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Thread: Help needed

  1. #1

    Default Help needed

    i got an edited video here, burned in DVD, when i watch on my PC, there is wavy part below the screen but in the TV there none is this normal
    How far are you willing to walk to get to the promised land?

  2. #2
    Join Date
    Nov 2003
    Blog Entries


    The "wavy" bit is covered by the TV overscan. Essentially the wavy line is covered by the tube encasing or simply just "cut off". It's there, you just can't see it.

  3. #3
    Join Date
    May 2004
    Kansas City, Missouri, USA, Earth, Sol, Milky Way, Local Group, Universe 42


    Ah, overscan... the simple device that hides a lot of sins.

    In the olden days of TV, the tubes (cathode ray tubes) had circular faces that also had a spherical curve so that the electron beam always had the same travel length to the phosphor coated surface. That made one focus setting ideal for all positions on the screen. Distorted the pictures like crazy when viewing from any position other than dead center, but it was simple.

    Later, rectangular tubes were tried, nastily complicated things. It was hard to mold the envelope, then the deflection power needed to get the beam into the corners wasn't anything like the power for the sides. Extra circuitry was tried to correct this but it wasn't perfect, the resulting picture looked like a pincushion or a pillow, not a rectangle. So the engineers decided to overscan, forcing the irregular edges off the edge of the tube, and hope the viewer didn't notice. It worked.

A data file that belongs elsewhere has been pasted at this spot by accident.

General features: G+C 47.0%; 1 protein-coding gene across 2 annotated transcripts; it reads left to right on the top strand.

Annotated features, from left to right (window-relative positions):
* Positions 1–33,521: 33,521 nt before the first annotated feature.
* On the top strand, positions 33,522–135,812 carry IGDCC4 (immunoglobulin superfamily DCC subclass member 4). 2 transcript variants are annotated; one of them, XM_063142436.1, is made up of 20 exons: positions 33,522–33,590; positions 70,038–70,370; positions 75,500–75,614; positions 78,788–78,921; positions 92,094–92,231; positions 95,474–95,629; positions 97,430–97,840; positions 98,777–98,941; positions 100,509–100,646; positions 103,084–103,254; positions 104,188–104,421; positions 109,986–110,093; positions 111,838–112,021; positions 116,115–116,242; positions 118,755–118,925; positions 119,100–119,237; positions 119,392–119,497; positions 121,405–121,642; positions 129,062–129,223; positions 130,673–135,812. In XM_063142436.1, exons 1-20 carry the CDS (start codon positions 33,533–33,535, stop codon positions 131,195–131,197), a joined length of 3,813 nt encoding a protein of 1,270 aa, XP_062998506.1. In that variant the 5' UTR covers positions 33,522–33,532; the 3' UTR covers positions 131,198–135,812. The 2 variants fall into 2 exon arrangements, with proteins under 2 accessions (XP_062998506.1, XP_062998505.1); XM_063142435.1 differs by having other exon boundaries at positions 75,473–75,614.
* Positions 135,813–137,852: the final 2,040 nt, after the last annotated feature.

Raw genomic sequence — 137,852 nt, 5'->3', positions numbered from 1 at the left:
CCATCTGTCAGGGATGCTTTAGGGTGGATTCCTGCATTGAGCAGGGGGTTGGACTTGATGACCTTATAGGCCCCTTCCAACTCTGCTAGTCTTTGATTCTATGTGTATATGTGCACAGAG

But, ever since, video producers have to watch where important parts of the picture happen. Too close to the edge and it'll be sliced off by some TV sets. Gradually a sort of standard evolved that TV set makers still follow, anything that must appear on the screen should fall within the '20%' mask, that is the region that's 20% smaller than the video screen size( white are on the image below). Anything that doesn't matter should be within 10% of the screen edge (black area). Anything in that 10% to 20% may show on some TV sets (grey area).

    PC screens are different. The CRT's they use are precision made with modern, programable correction circuits that give a near ideal picture. So if your video is for viewing on a PC, you should watch what is near the edges, even to the point of masking off 10% from the edge just to hide artifacts from VCR's and movie film. If your work is for TV, then anything within that 10% can be ignored.
    Fav quote - "Experience is whatcha don't get 'till ya don't need it no more."

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